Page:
Capitalism as we know it is irrevocably in its death throes, argues German sociologist Wolfgang Streeck, which on its own is not a novel thesis. In our age of regular financial crashes and bursting bubbles, illiberal movements and borderless wars, even Nobel Prize winners and mainstream thinkers – I think of Joseph Stiglitz, among others – say that the post-war free market regime is broken, and that the superglue we’re using to stick it together won’t hold for much longer.
Yet Streeck’s analysis of why neo-liberalism is imploding – and this time unable to reinvent itself – is a fresh take, if not necessarily a light read for the layman. Though Marxism has for some time now been out of vogue, his post-Marxist analysis of the political economy of globalisation, one augmented by the work of many contemporaries, rings remarkably timely. Perhaps it’s time to dust off the Marx and Engels after a quarter of a century on the book shelves.
After all, contemporary social scientists failed miserably to predict such dramatic phenomena as Donald Trump’s victory in the United States presidential election, the Euro crisis, the rise of ISIL or the viability of right-wing populists across Europe.
But if Streeck’s on the mark, that’s no grounds for celebration. Particularly unnerving about his analysis in How Will Capitalism End?: Essays on a Failing System, and unlike some of his ilk – such as the American sociologist Immanuel Wallerstein or, for that matter, even Marx himself – Streeck has little faith that, at least in the near future, anything vaguely benevolent will follow the disaster that is looming. On the contrary, capitalism’s end will be ugly, and we’re only just now getting a taste of how ugly.
As far as Streeck is concerned, capitalism is an inherently unstable, dysfunctional economic model that has survived for more than 200 years lurching from one systemic crisis to another. Yet, until now, it has always managed to regroup and repackage itself, often ingeniously, staving off demise through complex metamorphoses.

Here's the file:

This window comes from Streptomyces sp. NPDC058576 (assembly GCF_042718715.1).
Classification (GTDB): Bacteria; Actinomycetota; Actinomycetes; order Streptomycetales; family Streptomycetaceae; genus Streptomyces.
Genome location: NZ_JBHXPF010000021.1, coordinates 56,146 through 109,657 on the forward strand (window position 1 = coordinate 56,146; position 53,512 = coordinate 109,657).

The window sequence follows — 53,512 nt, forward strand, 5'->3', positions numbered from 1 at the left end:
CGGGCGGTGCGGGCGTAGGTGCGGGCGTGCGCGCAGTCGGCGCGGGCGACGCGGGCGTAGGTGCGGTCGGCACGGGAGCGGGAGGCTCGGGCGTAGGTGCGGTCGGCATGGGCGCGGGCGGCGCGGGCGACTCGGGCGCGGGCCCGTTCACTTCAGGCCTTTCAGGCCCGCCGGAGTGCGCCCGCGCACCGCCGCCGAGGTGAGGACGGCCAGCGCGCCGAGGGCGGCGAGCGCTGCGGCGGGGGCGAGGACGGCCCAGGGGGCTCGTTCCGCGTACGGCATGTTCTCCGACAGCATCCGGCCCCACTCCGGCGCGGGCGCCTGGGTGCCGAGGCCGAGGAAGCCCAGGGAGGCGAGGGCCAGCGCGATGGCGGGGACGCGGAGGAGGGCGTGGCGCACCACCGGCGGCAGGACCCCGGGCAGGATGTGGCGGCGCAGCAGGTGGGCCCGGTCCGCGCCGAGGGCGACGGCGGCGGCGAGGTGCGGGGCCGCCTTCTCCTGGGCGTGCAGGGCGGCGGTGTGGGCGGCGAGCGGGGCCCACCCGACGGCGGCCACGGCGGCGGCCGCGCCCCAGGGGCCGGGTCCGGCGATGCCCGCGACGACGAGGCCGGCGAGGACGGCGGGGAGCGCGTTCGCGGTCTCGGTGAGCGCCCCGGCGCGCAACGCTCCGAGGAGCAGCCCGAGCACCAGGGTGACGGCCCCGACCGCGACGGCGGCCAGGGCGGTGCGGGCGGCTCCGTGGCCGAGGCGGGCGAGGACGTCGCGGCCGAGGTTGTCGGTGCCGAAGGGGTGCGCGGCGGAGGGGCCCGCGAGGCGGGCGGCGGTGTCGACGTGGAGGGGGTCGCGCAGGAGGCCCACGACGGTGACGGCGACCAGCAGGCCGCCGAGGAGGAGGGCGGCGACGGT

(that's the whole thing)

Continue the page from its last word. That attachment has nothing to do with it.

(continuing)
“The history of modern capitalism,” argues Streeck, “can be written as a succession of crises that capitalism has survived only at the price of deep transformations of its economic and social institutions, saving it from bankruptcy in unforeseeable and often unintended ways.” Marx and Keynes, Weber and Luxemburg, all foretold its death with different explanations, but they underappreciated capitalism’s resourcefulness.
But this time, argues Streeck with conviction, capitalism’s at the end of its own tether – really. There’s no longer enough of its spoils or the soothing ointment of liberal democracy to go around.
The symptoms of contemporary capitalism’s dire crisis – stagnation, debt, and inequality – are not new but they’re more acute now than ever before, and mutually reinforcing as they beget one another. The persistent decline in economic growth worldwide has only accelerated since the 2008 financial crisis, the vast gap between the few haves and the many have-nots now greater than at any time in the 20th century.
Graphs and charts show us that sky-high indebtedness in leading industrial states has governments, households and financial firms trapped in a vicious cycle in which their economies, shackled by debt, cannot recover. Greece is not alone, but rather one example among many.
And, finally, there’s the vast inequality in income and wealth that has only grown wider and wider in the post-Cold War decades. It’s not one of these symptoms that will shake capitalism to its foundations, but rather a combination of them and other afflictions: “death by a thousand cuts”, writes Streeck, refusing to be pinned down on exactly how capitalism will finally meet its maker.
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